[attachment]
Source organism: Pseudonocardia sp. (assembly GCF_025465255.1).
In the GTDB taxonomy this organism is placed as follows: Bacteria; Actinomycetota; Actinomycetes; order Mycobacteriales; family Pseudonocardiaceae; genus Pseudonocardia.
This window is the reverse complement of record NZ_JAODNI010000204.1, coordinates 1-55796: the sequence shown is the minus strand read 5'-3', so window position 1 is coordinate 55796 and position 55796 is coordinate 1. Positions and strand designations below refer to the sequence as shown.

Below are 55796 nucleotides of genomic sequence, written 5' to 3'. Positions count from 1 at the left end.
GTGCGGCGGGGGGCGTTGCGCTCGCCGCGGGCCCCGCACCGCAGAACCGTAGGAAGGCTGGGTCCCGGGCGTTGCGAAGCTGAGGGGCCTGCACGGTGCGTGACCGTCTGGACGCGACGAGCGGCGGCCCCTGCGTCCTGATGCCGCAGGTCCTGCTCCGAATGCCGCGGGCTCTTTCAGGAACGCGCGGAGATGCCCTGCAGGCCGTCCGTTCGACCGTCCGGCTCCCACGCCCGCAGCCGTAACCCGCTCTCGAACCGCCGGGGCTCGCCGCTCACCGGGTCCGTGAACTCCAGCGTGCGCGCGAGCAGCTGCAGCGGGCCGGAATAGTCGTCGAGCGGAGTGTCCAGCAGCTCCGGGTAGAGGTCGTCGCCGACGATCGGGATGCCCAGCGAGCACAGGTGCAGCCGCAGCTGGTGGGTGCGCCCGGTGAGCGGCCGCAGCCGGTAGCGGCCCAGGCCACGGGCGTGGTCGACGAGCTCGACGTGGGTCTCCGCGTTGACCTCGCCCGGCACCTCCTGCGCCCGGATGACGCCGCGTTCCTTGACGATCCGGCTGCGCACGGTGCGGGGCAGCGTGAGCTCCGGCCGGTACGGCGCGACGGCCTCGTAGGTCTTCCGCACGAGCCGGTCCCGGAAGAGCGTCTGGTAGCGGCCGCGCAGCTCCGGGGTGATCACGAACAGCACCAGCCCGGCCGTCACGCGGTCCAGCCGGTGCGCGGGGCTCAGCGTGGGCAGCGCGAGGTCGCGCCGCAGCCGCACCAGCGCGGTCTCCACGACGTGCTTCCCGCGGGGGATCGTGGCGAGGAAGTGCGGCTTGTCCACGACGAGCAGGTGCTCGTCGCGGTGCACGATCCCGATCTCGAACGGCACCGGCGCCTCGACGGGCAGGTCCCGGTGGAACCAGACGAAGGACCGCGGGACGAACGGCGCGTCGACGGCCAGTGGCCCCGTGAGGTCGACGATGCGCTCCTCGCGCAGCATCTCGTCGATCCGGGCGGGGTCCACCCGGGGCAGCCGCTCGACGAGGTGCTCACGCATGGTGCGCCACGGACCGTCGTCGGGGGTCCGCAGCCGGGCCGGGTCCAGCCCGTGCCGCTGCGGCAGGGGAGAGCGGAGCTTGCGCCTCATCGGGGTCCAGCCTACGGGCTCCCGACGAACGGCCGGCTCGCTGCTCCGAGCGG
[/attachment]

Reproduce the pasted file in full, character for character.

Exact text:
Source organism: Pseudonocardia sp. (assembly GCF_025465255.1).
In the GTDB taxonomy this organism is placed as follows: Bacteria; Actinomycetota; Actinomycetes; order Mycobacteriales; family Pseudonocardiaceae; genus Pseudonocardia.
This window is the reverse complement of record NZ_JAODNI010000204.1, coordinates 1-55796: the sequence shown is the minus strand read 5'-3', so window position 1 is coordinate 55796 and position 55796 is coordinate 1. Positions and strand designations below refer to the sequence as shown.

Below are 55796 nucleotides of genomic sequence, written 5' to 3'. Positions count from 1 at the left end.
GTGCGGCGGGGGGCGTTGCGCTCGCCGCGGGCCCCGCACCGCAGAACCGTAGGAAGGCTGGGTCCCGGGCGTTGCGAAGCTGAGGGGCCTGCACGGTGCGTGACCGTCTGGACGCGACGAGCGGCGGCCCCTGCGTCCTGATGCCGCAGGTCCTGCTCCGAATGCCGCGGGCTCTTTCAGGAACGCGCGGAGATGCCCTGCAGGCCGTCCGTTCGACCGTCCGGCTCCCACGCCCGCAGCCGTAACCCGCTCTCGAACCGCCGGGGCTCGCCGCTCACCGGGTCCGTGAACTCCAGCGTGCGCGCGAGCAGCTGCAGCGGGCCGGAATAGTCGTCGAGCGGAGTGTCCAGCAGCTCCGGGTAGAGGTCGTCGCCGACGATCGGGATGCCCAGCGAGCACAGGTGCAGCCGCAGCTGGTGGGTGCGCCCGGTGAGCGGCCGCAGCCGGTAGCGGCCCAGGCCACGGGCGTGGTCGACGAGCTCGACGTGGGTCTCCGCGTTGACCTCGCCCGGCACCTCCTGCGCCCGGATGACGCCGCGTTCCTTGACGATCCGGCTGCGCACGGTGCGGGGCAGCGTGAGCTCCGGCCGGTACGGCGCGACGGCCTCGTAGGTCTTCCGCACGAGCCGGTCCCGGAAGAGCGTCTGGTAGCGGCCGCGCAGCTCCGGGGTGATCACGAACAGCACCAGCCCGGCCGTCACGCGGTCCAGCCGGTGCGCGGGGCTCAGCGTGGGCAGCGCGAGGTCGCGCCGCAGCCGCACCAGCGCGGTCTCCACGACGTGCTTCCCGCGGGGGATCGTGGCGAGGAAGTGCGGCTTGTCCACGACGAGCAGGTGCTCGTCGCGGTGCACGATCCCGATCTCGAACGGCACCGGCGCCTCGACGGGCAGGTCCCGGTGGAACCAGACGAAGGACCGCGGGACGAACGGCGCGTCGACGGCCAGTGGCCCCGTGAGGTCGACGATGCGCTCCTCGCGCAGCATCTCGTCGATCCGGGCGGGGTCCACCCGGGGCAGCCGCTCGACGAGGTGCTCACGCATGGTGCGCCACGGACCGTCGTCGGGGGTCCGCAGCCGGGCCGGGTCCAGCCCGTGCCGCTGCGGCAGGGGAGAGCGGAGCTTGCGCCTCATCGGGGTCCAGCCTACGGGCTCCCGACGAACGGCCGGCTCGCTGCTCCGAGCGG